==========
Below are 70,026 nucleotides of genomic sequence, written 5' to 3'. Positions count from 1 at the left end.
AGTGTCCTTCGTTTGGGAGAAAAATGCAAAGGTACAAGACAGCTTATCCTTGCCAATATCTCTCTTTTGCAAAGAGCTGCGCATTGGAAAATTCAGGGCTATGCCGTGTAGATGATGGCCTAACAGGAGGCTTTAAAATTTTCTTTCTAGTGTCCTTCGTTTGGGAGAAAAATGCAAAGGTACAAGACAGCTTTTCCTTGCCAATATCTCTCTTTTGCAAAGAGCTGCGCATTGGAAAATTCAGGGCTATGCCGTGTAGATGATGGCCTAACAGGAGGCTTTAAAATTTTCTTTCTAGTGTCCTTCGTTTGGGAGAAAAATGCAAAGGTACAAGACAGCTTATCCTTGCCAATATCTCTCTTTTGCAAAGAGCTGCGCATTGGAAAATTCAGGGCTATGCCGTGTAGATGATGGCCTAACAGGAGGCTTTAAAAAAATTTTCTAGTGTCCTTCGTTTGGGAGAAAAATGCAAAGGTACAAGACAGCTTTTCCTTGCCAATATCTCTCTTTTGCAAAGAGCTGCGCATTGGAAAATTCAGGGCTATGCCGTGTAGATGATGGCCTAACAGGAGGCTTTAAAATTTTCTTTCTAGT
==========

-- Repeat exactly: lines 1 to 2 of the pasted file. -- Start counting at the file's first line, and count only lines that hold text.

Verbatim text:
Below are 70,026 nucleotides of genomic sequence, written 5' to 3'. Positions count from 1 at the left end.
AGTGTCCTTCGTTTGGGAGAAAAATGCAAAGGTACAAGACAGCTTATCCTTGCCAATATCTCTCTTTTGCAAAGAGCTGCGCATTGGAAAATTCAGGGCTATGCCGTGTAGATGATGGCCTAACAGGAGGCTTTAAAATTTTCTTTCTAGTGTCCTTCGTTTGGGAGAAAAATGCAAAGGTACAAGACAGCTTTTCCTTGCCAATATCTCTCTTTTGCAAAGAGCTGCGCATTGGAAAATTCAGGGCTATGCCGTGTAGATGATGGCCTAACAGGAGGCTTTAAAATTTTCTTTCTAGTGTCCTTCGTTTGGGAGAAAAATGCAAAGGTACAAGACAGCTTATCCTTGCCAATATCTCTCTTTTGCAAAGAGCTGCGCATTGGAAAATTCAGGGCTATGCCGTGTAGATGATGGCCTAACAGGAGGCTTTAAAAAAATTTTCTAGTGTCCTTCGTTTGGGAGAAAAATGCAAAGGTACAAGACAGCTTTTCCTTGCCAATATCTCTCTTTTGCAAAGAGCTGCGCATTGGAAAATTCAGGGCTATGCCGTGTAGATGATGGCCTAACAGGAGGCTTTAAAATTTTCTTTCTAGT